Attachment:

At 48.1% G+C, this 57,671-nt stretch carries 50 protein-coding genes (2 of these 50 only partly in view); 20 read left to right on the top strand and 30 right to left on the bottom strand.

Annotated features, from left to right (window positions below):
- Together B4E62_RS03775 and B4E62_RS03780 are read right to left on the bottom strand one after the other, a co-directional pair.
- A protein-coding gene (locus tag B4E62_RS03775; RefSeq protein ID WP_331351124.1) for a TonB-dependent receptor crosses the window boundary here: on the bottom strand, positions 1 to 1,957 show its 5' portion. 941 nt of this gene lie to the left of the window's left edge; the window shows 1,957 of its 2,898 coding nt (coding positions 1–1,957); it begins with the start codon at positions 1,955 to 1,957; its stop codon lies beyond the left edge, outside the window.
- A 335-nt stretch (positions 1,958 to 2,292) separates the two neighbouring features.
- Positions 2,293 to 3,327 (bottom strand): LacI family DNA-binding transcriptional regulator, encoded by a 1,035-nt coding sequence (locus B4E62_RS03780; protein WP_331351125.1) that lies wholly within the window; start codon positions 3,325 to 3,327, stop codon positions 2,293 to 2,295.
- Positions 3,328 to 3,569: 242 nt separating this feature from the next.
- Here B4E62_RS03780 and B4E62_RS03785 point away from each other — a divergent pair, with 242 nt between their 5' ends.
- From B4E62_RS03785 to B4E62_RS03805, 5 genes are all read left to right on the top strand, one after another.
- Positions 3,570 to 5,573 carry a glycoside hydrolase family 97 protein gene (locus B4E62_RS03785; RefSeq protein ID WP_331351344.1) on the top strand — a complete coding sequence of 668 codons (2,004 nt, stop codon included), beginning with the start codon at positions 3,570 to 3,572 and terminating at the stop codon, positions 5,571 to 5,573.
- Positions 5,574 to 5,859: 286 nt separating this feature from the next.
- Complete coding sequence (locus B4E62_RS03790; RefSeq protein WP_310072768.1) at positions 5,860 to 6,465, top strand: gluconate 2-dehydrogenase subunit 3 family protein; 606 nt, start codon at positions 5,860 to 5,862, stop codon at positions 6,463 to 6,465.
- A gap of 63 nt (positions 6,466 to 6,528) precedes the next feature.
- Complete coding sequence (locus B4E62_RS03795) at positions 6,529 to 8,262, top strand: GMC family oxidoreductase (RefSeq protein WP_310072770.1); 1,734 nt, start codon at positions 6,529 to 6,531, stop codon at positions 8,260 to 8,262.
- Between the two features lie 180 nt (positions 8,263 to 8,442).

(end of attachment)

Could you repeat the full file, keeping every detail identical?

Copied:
At 48.1% G+C, this 57,671-nt stretch carries 50 protein-coding genes (2 of these 50 only partly in view); 20 read left to right on the top strand and 30 right to left on the bottom strand.

Annotated features, from left to right (window positions below):
- Together B4E62_RS03775 and B4E62_RS03780 are read right to left on the bottom strand one after the other, a co-directional pair.
- A protein-coding gene (locus tag B4E62_RS03775; RefSeq protein ID WP_331351124.1) for a TonB-dependent receptor crosses the window boundary here: on the bottom strand, positions 1 to 1,957 show its 5' portion. 941 nt of this gene lie to the left of the window's left edge; the window shows 1,957 of its 2,898 coding nt (coding positions 1–1,957); it begins with the start codon at positions 1,955 to 1,957; its stop codon lies beyond the left edge, outside the window.
- A 335-nt stretch (positions 1,958 to 2,292) separates the two neighbouring features.
- Positions 2,293 to 3,327 (bottom strand): LacI family DNA-binding transcriptional regulator, encoded by a 1,035-nt coding sequence (locus B4E62_RS03780; protein WP_331351125.1) that lies wholly within the window; start codon positions 3,325 to 3,327, stop codon positions 2,293 to 2,295.
- Positions 3,328 to 3,569: 242 nt separating this feature from the next.
- Here B4E62_RS03780 and B4E62_RS03785 point away from each other — a divergent pair, with 242 nt between their 5' ends.
- From B4E62_RS03785 to B4E62_RS03805, 5 genes are all read left to right on the top strand, one after another.
- Positions 3,570 to 5,573 carry a glycoside hydrolase family 97 protein gene (locus B4E62_RS03785; RefSeq protein ID WP_331351344.1) on the top strand — a complete coding sequence of 668 codons (2,004 nt, stop codon included), beginning with the start codon at positions 3,570 to 3,572 and terminating at the stop codon, positions 5,571 to 5,573.
- Positions 5,574 to 5,859: 286 nt separating this feature from the next.
- Complete coding sequence (locus B4E62_RS03790; RefSeq protein WP_310072768.1) at positions 5,860 to 6,465, top strand: gluconate 2-dehydrogenase subunit 3 family protein; 606 nt, start codon at positions 5,860 to 5,862, stop codon at positions 6,463 to 6,465.
- A gap of 63 nt (positions 6,466 to 6,528) precedes the next feature.
- Complete coding sequence (locus B4E62_RS03795) at positions 6,529 to 8,262, top strand: GMC family oxidoreductase (RefSeq protein WP_310072770.1); 1,734 nt, start codon at positions 6,529 to 6,531, stop codon at positions 8,260 to 8,262.
- Between the two features lie 180 nt (positions 8,263 to 8,442).